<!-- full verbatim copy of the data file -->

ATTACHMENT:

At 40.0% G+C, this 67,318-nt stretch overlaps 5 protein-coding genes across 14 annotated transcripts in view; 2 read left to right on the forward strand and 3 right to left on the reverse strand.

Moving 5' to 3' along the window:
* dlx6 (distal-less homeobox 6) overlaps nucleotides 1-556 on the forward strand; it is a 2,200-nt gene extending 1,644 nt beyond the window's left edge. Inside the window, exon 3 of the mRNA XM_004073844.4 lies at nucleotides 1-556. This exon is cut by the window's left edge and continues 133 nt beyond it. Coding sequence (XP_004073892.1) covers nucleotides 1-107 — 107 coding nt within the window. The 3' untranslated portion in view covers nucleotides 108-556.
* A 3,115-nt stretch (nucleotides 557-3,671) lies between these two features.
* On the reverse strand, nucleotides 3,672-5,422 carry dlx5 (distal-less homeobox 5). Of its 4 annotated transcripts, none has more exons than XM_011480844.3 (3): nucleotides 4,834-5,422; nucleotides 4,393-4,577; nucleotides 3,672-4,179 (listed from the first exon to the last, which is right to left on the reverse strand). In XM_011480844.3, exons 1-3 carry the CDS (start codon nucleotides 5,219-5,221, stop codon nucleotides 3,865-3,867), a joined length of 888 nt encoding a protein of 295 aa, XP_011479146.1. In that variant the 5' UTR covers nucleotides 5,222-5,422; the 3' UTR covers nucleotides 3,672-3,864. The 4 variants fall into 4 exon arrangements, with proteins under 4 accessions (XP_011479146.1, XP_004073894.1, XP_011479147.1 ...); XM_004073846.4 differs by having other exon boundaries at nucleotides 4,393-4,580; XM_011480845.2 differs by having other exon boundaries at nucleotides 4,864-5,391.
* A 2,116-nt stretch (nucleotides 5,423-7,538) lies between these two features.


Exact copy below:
At 40.0% G+C, this 67,318-nt stretch overlaps 5 protein-coding genes across 14 annotated transcripts in view; 2 read left to right on the forward strand and 3 right to left on the reverse strand.

Moving 5' to 3' along the window:
* dlx6 (distal-less homeobox 6) overlaps nucleotides 1-556 on the forward strand; it is a 2,200-nt gene extending 1,644 nt beyond the window's left edge. Inside the window, exon 3 of the mRNA XM_004073844.4 lies at nucleotides 1-556. This exon is cut by the window's left edge and continues 133 nt beyond it. Coding sequence (XP_004073892.1) covers nucleotides 1-107 — 107 coding nt within the window. The 3' untranslated portion in view covers nucleotides 108-556.
* A 3,115-nt stretch (nucleotides 557-3,671) lies between these two features.
* On the reverse strand, nucleotides 3,672-5,422 carry dlx5 (distal-less homeobox 5). Of its 4 annotated transcripts, none has more exons than XM_011480844.3 (3): nucleotides 4,834-5,422; nucleotides 4,393-4,577; nucleotides 3,672-4,179 (listed from the first exon to the last, which is right to left on the reverse strand). In XM_011480844.3, exons 1-3 carry the CDS (start codon nucleotides 5,219-5,221, stop codon nucleotides 3,865-3,867), a joined length of 888 nt encoding a protein of 295 aa, XP_011479146.1. In that variant the 5' UTR covers nucleotides 5,222-5,422; the 3' UTR covers nucleotides 3,672-3,864. The 4 variants fall into 4 exon arrangements, with proteins under 4 accessions (XP_011479146.1, XP_004073894.1, XP_011479147.1 ...); XM_004073846.4 differs by having other exon boundaries at nucleotides 4,393-4,580; XM_011480845.2 differs by having other exon boundaries at nucleotides 4,864-5,391.
* A 2,116-nt stretch (nucleotides 5,423-7,538) lies between these two features.